But product-based shows actually go way back. Geez, the nets dedicated one- and two-hour shows to single companies in the '50s! CBS aired ''The Ford 50th Anniversary Show'' on 6/15/1953 and ''The General Foods 25th Anniversary Show'' on 3/28/1954. NBC showed ''The General Motors 50th Anniversary Show'' on 11/17/1957.

Reality shows, like ''The Apprentice,'' revitalized product placement when they demonstrated that a show's premise could revolve around a consumer product without hurting the show's ability to entertain and attract an audience.

Now think back to last Tuesday's ep of ''The Office.'' Quite the coincidence that the show featured a Video iPod on the same day NBC announced that you could download eps of 11 of their series, including ''The Office,'' from iTunes.

Today? Fox's ''Stacked'' has an ep simply titled ''iPod.'' I can't even guess what the show might be about.

Now the big question. Which scripted series have ep titles that name a specific consumer product that also plays an important role in the show's premise? I've only found two:
  • iPod (''Stacked,'' 12/14/2005)
  • The Pez Dispenser (''Seinfeld,'' 1/15/1992)
Kind of a disappointing list. (If you know of others, please add them in the comments section.)
Update (14 Dec 2005; Noon EST): A loyal reader e-mailed me with some obvious product allusions that I missed, including:
  • The Junior Mint (''Seinfeld,'' 3/18/1993)
  • The Cadillac (''Seinfeld,'' 2/8/1996)
  • The One with Joey's Porsche (''Friends,'' 10/21/1999)
  • The Rose Cadillac (''Tequila & Bonetti,'' 1/31/1992)
There are plenty of ep titles that reference consumer products, but either don't say the product name in the show or use the reference for some other product. For example:
  • Bla-Z-Boy (''Frasier'')
  • Humm Vac (''Everybody Loves Raymond'')

Tuesday, December 13, 2005

The Money is Always Greener on the Other Side of the Ocean

Starting next Monday (Dec 19) you'll be able to watch a new game show on NBC, ''Deal Or No Deal.'' NBC plans a five-night run for the Aussie-born series.

That's right. We no longer just steal ideas from the Brits. We steal from Oz too.

But that's not really news. NBC presented ''Number 96'' in 1980. Fox? ''Beyond Tomorrow'' in 1988. The Frog? ''Popstars'' in 2001. All three series were based on Aussie shows.

We really do prefer Brits though.

In the '60s the Brits first invaded American TV. Shows like "The Avengers," "The Baron" and "The Saint" were produced in England and shown in both the UK and the USA. But in the 1970s, British TV imports lost their accent. Rather than showing the original series, US networks put American faces and voices on British concepts. Unfortunately, Britcoms like "Coupling" lost their sense of humour in translation.

US networks aired more than 50 skeins based on British series. Nearly half of these series have the same name on both sides of the Atlantic. Just look at this year's crop of same-name series:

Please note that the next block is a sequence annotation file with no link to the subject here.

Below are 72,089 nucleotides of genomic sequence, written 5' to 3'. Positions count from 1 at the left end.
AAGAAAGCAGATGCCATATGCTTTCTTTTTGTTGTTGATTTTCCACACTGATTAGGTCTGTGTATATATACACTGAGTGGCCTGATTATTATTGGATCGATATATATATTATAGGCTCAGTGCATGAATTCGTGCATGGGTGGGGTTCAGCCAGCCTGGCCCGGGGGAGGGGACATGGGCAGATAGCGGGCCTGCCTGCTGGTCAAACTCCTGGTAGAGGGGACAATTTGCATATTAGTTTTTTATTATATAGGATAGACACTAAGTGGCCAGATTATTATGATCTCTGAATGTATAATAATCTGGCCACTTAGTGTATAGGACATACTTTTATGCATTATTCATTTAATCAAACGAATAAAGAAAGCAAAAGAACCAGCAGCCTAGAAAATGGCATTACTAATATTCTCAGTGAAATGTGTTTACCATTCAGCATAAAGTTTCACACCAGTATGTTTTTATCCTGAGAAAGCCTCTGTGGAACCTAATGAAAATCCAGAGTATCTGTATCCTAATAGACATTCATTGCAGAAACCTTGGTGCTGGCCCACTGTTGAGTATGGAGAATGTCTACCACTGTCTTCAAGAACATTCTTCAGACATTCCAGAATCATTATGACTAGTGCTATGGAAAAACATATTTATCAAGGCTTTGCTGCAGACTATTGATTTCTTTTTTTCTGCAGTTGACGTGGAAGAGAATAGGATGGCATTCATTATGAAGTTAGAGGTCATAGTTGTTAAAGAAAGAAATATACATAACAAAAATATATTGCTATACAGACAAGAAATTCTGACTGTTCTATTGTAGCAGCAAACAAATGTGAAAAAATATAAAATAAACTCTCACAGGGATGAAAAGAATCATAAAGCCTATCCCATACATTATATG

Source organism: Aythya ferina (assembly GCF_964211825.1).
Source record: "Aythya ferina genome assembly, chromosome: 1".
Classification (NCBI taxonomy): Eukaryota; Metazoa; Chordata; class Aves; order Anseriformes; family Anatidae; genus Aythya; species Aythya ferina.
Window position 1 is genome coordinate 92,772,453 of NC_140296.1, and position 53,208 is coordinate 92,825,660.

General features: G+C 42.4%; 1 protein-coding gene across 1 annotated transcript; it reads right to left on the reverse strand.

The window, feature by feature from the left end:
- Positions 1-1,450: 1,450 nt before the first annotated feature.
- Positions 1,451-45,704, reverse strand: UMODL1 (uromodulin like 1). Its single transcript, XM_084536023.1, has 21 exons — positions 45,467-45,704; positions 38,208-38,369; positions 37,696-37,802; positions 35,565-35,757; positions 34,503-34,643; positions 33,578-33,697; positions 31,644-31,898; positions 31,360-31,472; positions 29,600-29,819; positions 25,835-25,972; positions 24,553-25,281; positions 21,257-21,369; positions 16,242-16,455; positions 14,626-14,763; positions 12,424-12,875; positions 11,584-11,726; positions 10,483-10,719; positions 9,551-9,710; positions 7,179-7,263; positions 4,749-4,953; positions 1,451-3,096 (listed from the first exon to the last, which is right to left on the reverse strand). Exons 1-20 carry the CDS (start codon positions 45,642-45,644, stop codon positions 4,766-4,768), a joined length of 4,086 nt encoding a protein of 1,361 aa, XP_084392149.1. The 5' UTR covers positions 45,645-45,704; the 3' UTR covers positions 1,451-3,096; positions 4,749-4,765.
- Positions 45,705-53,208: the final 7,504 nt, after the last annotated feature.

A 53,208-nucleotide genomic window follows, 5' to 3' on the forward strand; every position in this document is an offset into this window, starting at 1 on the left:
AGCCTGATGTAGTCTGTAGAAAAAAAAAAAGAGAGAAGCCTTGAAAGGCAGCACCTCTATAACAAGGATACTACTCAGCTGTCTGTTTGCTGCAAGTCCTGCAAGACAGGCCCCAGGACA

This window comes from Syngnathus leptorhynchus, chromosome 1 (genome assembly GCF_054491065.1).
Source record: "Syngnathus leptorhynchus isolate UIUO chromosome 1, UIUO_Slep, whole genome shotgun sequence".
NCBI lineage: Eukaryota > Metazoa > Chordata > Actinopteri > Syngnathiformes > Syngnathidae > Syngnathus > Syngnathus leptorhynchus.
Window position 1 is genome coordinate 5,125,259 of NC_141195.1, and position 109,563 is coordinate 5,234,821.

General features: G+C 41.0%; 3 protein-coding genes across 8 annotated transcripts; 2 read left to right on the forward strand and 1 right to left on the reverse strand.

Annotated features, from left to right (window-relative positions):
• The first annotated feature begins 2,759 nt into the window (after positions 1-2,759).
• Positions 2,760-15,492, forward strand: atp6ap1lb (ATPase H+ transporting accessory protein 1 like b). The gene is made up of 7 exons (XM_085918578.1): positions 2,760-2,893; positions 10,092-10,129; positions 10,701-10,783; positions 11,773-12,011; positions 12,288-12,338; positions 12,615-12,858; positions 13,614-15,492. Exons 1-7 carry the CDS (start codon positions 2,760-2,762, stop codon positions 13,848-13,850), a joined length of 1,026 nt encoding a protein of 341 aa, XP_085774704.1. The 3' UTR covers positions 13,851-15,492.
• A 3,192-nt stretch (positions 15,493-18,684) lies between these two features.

• ''Supernanny'' (ABC)
  • ''The Office'' (NBC)
  • ''Hell's Kitchen'' (Fox)
  • ''Hit Me Baby One More Time'' (NBC)
That means more than half of the premises have different titles on opposite sides of the pond. Match the US series title (left column) with the original British series title (right colum) on which the US show was based.

US Series NameBritish Series Name
1."American Idol"a."Mind Your Language"
2."Three's Company"b."Till Death Do Us Part"
3."What a Country"c."Steptoe and Son"
4."Two of Us"d."Fawlty Towers"
5."All in the Family"e."Man about the House"
6."Cosby"f."One Foot in the Grave"
7."Amanda's"g."Keep It in the Family"
8."Ropers"h."Two's Company"
9."Sanford and Son"i."Pop Idol"
10."Too Close for Comfort"j."George & Mildred"


Monday, December 12, 2005

He Who Plays the Hyper Calls the iTunes

If you search the TV listings, you'll see in the lower left corner of the box for some shows. This logo simply denotes that that particular ep is available on iTunes.

Over the weekend I input the iTunes IDs for all TV series eps currently available for download. I'll update the trivialTV database with new iTunes offerings every weekend. Sometime in the future, when I become more computer savvy, I'll link the logo directly to the appropriate page in the iTunes library. I failed miserably this weekend — so far I could only figure out how to launch iTunes software and bring up the main front page.

Just FYI: I'm not affiliated with Apple nor iTunes. I do not get paid for diverting traffic to their site.

I hope you find this feature useful. Right now, it's not a big deal, but I'd rather start earlier than later.

Friday, December 09, 2005

The Extreme Ultimate All-Star Celebrity Entry

ABC finally announced the participants for ''Dancing with the Stars.'' I have a hard time grasping that Tia, Tatum and Jerry didn't have better options to stay in the limelight. And how did Drew Lachey rate? I know he's Nick's bro, but he's really out of his league in this group.